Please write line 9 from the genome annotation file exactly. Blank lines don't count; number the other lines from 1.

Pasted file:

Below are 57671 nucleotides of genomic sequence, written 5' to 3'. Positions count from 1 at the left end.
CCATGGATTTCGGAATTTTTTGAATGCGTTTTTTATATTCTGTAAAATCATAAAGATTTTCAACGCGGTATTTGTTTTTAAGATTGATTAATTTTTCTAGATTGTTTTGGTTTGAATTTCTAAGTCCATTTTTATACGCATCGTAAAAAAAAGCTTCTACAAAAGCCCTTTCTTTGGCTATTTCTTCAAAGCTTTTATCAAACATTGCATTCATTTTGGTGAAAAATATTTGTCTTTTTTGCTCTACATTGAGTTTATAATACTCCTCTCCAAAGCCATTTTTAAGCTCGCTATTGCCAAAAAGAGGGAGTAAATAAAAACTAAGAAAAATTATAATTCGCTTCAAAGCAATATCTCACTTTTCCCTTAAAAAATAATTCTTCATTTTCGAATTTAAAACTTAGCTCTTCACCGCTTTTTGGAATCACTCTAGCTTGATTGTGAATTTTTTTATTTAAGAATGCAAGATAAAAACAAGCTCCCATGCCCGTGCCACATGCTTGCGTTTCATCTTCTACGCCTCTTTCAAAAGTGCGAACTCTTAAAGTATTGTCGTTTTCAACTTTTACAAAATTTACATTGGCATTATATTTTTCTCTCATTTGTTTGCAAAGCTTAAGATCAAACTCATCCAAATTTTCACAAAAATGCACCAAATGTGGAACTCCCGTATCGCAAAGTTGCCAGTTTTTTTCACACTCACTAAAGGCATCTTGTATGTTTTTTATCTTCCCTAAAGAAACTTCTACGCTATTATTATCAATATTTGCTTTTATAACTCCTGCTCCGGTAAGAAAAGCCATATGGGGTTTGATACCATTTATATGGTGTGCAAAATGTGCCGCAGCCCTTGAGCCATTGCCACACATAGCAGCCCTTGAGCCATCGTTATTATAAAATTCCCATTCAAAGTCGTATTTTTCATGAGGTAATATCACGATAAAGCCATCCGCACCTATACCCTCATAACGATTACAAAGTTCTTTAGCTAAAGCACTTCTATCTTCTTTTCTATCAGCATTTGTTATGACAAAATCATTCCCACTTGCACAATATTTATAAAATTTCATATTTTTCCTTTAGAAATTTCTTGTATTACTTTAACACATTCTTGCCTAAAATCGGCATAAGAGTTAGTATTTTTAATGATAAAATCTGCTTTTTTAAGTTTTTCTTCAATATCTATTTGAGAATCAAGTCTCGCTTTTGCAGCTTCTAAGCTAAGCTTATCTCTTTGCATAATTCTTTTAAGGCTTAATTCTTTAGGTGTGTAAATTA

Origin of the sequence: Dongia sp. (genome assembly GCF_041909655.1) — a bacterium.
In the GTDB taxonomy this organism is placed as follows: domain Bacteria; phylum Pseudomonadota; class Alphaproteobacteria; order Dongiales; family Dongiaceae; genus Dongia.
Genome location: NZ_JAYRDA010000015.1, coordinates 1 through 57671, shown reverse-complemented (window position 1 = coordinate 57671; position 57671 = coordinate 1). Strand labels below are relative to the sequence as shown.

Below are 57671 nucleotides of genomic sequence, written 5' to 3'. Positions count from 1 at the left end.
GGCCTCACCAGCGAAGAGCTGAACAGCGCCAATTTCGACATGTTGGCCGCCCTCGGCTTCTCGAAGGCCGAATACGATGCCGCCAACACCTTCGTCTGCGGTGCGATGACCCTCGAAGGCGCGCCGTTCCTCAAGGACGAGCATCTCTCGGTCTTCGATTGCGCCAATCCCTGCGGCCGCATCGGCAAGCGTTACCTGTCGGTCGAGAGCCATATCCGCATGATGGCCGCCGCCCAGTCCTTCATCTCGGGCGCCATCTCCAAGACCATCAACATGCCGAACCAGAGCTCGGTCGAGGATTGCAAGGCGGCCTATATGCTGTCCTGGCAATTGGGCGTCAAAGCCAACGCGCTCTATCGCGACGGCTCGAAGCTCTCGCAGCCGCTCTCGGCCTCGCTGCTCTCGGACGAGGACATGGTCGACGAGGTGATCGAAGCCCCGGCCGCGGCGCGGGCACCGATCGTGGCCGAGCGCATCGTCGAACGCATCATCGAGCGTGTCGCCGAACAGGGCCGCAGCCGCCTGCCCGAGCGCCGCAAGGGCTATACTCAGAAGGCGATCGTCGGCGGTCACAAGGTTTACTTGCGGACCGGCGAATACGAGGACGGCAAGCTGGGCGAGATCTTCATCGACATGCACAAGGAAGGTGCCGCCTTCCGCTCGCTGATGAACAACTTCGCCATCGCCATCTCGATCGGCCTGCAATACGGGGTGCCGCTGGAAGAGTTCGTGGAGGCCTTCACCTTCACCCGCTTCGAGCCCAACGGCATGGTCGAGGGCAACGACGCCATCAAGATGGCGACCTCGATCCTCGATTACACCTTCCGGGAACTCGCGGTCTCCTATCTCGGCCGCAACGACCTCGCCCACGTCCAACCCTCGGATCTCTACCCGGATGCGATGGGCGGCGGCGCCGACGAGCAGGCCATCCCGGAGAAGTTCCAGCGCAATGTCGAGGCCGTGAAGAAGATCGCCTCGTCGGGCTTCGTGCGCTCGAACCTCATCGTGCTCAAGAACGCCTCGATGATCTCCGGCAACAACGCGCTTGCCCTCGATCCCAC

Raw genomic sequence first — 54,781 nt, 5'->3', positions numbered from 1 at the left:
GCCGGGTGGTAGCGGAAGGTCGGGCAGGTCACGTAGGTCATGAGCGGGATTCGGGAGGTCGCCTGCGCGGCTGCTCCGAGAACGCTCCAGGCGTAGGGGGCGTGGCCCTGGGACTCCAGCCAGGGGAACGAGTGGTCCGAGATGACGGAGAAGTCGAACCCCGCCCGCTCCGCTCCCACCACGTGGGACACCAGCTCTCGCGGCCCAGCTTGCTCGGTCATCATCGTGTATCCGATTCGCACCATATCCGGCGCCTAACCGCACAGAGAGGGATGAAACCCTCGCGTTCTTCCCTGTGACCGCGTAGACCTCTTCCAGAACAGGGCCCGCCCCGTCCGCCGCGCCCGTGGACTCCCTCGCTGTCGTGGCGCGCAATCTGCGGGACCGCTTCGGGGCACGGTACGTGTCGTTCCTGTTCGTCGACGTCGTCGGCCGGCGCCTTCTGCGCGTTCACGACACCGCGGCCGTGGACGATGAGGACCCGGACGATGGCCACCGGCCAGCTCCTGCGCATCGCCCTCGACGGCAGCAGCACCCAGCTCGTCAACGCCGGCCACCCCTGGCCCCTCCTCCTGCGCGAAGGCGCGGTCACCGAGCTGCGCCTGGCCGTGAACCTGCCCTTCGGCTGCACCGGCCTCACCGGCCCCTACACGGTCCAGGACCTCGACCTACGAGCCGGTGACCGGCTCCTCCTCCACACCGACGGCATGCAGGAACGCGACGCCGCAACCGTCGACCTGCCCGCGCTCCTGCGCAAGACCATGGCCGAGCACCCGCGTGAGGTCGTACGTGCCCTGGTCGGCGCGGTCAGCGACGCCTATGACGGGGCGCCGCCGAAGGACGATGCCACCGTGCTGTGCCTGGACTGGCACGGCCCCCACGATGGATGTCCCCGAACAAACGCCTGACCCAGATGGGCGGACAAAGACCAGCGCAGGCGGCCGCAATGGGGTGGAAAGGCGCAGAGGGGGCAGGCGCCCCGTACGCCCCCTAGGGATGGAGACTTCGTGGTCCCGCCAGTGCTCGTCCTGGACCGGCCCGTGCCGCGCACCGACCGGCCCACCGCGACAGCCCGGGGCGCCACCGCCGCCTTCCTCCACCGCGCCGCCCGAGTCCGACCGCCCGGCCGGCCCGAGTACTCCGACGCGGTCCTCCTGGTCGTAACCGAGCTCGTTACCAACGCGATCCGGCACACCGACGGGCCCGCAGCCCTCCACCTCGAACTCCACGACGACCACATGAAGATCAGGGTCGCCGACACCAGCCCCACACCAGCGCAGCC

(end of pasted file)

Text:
GCCGGGTGGTAGCGGAAGGTCGGGCAGGTCACGTAGGTCATGAGCGGGATTCGGGAGGTCGCCTGCGCGGCTGCTCCGAGAACGCTCCAGGCGTAGGGGGCGTGGCCCTGGGACTCCAGCCAGGGGAACGAGTGGTCCGAGATGACGGAGAAGTCGAACCCCGCCCGCTCCGCTCCCACCACGTGGGACACCAGCTCTCGCGGCCCAGCTTGCTCGGTCATCATCGTGTATCCGATTCGCACCATATCCGGCGCCTAACCGCACAGAGAGGGATGAAACCCTCGCGTTCTTCCCTGTGACCGCGTAGACCTCTTCCAGAACAGGGCCCGCCCCGTCCGCCGCGCCCGTGGACTCCCTCGCTGTCGTGGCGCGCAATCTGCGGGACCGCTTCGGGGCACGGTACGTGTCGTTCCTGTTCGTCGACGTCGTCGGCCGGCGCCTTCTGCGCGTTCACGACACCGCGGCCGTGGACGATGAGGACCCGGACGATGGCCACCGGCCAGCTCCTGCGCATCGCCCTCGACGGCAGCAGCACCCAGCTCGTCAACGCCGGCCACCCCTGGCCCCTCCTCCTGCGCGAAGGCGCGGTCACCGAGCTGCGCCTGGCCGTGAACCTGCCCTTCGGCTGCACCGGCCTCACCGGCCCCTACACGGTCCAGGACCTCGACCTACGAGCCGGTGACCGGCTCCTCCTCCACACCGACGGCATGCAGGAACGCGACGCCGCAACCGTCGACCTGCCCGCGCTCCTGCGCAAGACCATGGCCGAGCACCCGCGTGAGGTCGTACGTGCCCTGGTCGGCGCGGTCAGCGACGCCTATGACGGGGCGCCGCCGAAGGACGATGCCACCGTGCTGTGCCTGGACTGGCACGGCCCCCACGATGGATGTCCCCGAACAAACGCCTGACCCAGATGGGCGGACAAAGACCAGCGCAGGCGGCCGCAATGGGGTGGAAAGGCGCAGAGGGGGCAGGCGCCCCGTACGCCCCCTAGGGATGGAGACTTCGTGGTCCCGCCAGTGCTCGTCCTGGACCGGCCCGTGCCGCGCACCGACCGGCCCACCGCGACAGCCCGGGGCGCCACCGCCGCCTTCCTCCACCGCGCCGCCCGAGTCCGACCGCCCGGCCGGCCCGAGTACTCCGACGCGGTCCTCCTGGTCGTAACCGAGCTCGTTACCAACGCGATCCGGCACACCGACGGGCCCGCAGCCCTCCACCTCGAACTCCACGACGACCACATGAAGATCAGGGTCGCCGACACCAGCCCCACACCAGCGCAGCC